There were too many business complications; also the health of Clemens's mother had become very feeble. They went to Tannersville in the Catskills, instead--to the Onteora Club, where Mrs. Candace Wheeler had gathered a congenial colony in a number of picturesque cottages, with a comfortable hotel for the more transient visitor. The Clemenses secured a cottage for the season. Mrs. Mary Mapes Dodge, Laurence Hutton, Carroll Beckwith, the painter; Brander Matthews, Dr. Heber Newton, Mrs. Custer, and Dora Wheeler were among those who welcomed Mark Twain and his family at a generous home-made banquet.

It was the beginning of a happy summer. There was a constant visiting from one cottage to another, with frequent assemblings at the Bear and Fox Inn, their general headquarters. There were pantomimes and charades, in which Mark Twain and his daughters always had star parts. Susy Clemens, who was now eighteen, brilliant and charming, was beginning to rival her father as a leader of entertainment. Her sister Clara gave impersonations of Modjeska and Ada Rehan. When Fourth of July came there were burlesque races, of which Mark Twain was starter, and many of that lighthearted company took part. Sometimes, in the evening, they gathered in one of the cottages and told stories by the firelight, and once he told the story of the Golden Arm, so long remembered, and brought them up with the same old jump at the sudden climax. Brander Matthews remembers that Clemens was obliged frequently to go to New York on business connected with the machine and the publishing, and that during one of these absences a professional entertainer came along, and in the course of his program told a Mark Twain story, at which Mrs. Clemens and the girls laughed without recognizing its authorship. Matthews also remembers Jean, as a little girl of ten, allowed to ride a pony and to go barefoot, to her great delight, full of health and happiness, a favorite of the colony.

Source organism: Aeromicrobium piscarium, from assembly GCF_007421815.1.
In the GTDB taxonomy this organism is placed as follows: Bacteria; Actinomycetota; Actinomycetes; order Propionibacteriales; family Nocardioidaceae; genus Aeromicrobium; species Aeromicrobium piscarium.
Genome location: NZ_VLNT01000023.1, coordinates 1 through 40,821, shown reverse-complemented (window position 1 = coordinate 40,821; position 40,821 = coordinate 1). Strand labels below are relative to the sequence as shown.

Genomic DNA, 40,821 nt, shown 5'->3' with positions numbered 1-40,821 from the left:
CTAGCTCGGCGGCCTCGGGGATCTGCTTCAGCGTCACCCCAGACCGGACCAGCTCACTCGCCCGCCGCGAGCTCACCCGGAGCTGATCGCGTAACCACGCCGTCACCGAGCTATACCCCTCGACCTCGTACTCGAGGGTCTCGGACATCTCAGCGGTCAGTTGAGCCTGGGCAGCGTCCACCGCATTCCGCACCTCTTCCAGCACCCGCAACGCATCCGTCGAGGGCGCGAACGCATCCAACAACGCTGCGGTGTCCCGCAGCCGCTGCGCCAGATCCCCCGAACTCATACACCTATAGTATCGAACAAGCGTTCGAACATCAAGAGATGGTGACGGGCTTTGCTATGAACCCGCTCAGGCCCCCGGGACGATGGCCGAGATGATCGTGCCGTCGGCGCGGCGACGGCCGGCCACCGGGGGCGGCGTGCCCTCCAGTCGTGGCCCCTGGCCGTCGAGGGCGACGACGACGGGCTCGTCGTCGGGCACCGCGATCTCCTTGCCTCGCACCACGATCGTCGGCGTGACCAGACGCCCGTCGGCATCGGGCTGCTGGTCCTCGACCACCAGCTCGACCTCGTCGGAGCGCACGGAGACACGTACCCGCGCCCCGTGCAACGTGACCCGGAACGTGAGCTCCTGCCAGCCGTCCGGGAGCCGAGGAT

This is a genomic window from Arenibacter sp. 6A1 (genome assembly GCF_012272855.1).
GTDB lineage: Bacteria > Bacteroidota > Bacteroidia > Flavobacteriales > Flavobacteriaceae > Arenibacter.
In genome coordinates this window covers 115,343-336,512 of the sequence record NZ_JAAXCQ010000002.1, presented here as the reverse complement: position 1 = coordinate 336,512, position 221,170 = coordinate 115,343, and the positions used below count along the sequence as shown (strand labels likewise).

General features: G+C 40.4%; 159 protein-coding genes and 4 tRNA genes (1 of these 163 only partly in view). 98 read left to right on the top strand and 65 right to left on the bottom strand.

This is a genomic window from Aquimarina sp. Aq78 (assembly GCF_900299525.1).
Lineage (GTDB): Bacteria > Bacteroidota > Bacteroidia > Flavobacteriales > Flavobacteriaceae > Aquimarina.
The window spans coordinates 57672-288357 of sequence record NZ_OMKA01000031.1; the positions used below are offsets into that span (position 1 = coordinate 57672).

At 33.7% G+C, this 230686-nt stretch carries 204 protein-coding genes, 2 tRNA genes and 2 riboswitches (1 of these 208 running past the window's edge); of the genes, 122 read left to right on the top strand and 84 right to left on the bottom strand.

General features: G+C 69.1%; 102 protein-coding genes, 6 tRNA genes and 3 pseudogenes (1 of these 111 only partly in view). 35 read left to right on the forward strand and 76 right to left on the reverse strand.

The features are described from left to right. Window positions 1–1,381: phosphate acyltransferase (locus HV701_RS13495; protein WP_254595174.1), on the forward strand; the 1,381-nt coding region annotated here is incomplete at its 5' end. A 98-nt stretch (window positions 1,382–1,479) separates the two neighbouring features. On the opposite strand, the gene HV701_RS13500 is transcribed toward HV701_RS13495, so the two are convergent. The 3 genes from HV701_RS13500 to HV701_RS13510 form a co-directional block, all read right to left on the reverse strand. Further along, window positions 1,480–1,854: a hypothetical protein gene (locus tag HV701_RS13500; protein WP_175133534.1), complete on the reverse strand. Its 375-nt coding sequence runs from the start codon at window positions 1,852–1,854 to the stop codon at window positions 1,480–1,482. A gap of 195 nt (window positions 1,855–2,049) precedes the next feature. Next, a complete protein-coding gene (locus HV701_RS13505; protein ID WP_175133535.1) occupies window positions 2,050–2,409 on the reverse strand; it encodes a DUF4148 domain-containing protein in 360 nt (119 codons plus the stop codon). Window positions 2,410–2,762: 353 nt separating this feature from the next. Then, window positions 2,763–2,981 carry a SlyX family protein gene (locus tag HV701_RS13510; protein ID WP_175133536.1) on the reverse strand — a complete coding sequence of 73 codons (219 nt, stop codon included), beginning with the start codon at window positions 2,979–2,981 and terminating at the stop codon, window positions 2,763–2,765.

Clemens would seem to have forgiven Brander Matthews for his copyright articles, for he walked over to the Matthews cottage one morning and asked to be taught piquet, the card game most in vogue there that season. At odd times he sat to Carroll Beckwith for his portrait, and smoked a cob pipe meantime, so Beckwith painted him in that way.

It was a season that closed sadly. Clemens was called to Keokuk in August, to his mother's bedside, for it was believed that her end was near. She rallied, and he returned to Onteora. But on the 27th of October came the close of that long, active life, and the woman who two generations before had followed John Clemens into the wilderness, and along the path of vicissitude, was borne by her children to Hannibal and laid to rest at his side. She was in her eighty-eighth year.

The Clemens family were back in Hartford by this time, and it was only a little later that Mrs. Clemens was summoned to the death-bed of her own mother, in Elmira. Clemens accompanied her, but Jean being taken suddenly ill he returned to Hartford. Watching by the little girl's bedside on the night of the 27th of November, he wrote Mrs. Clemens a birthday letter, telling of Jean's improved condition and sending other good news and as many loving messages as he could devise. But it proved a sad birthday for Mrs. Clemens, for on that day her mother's gentle and beautiful soul went out from among them. The foreboding she had felt at the passing of Theodore Crane had been justified. She had a dread that the harvest of death was not yet ended. Matters in general were going badly with them, and an anxiety began to grow to get away from America, and so perhaps leave sorrow and ill-luck behind. Clemens, near the end of December, writing to his publishing manager, Hall, said:

Merry Christmas to you, and I wish to God I could have one myself before I die.

The house was emptier that winter than before, for Susy was at Bryn Mawr. Clemens planned some literary work, but the beginning, after his long idleness, was hard.

Mark Twain
Classic Literature Library

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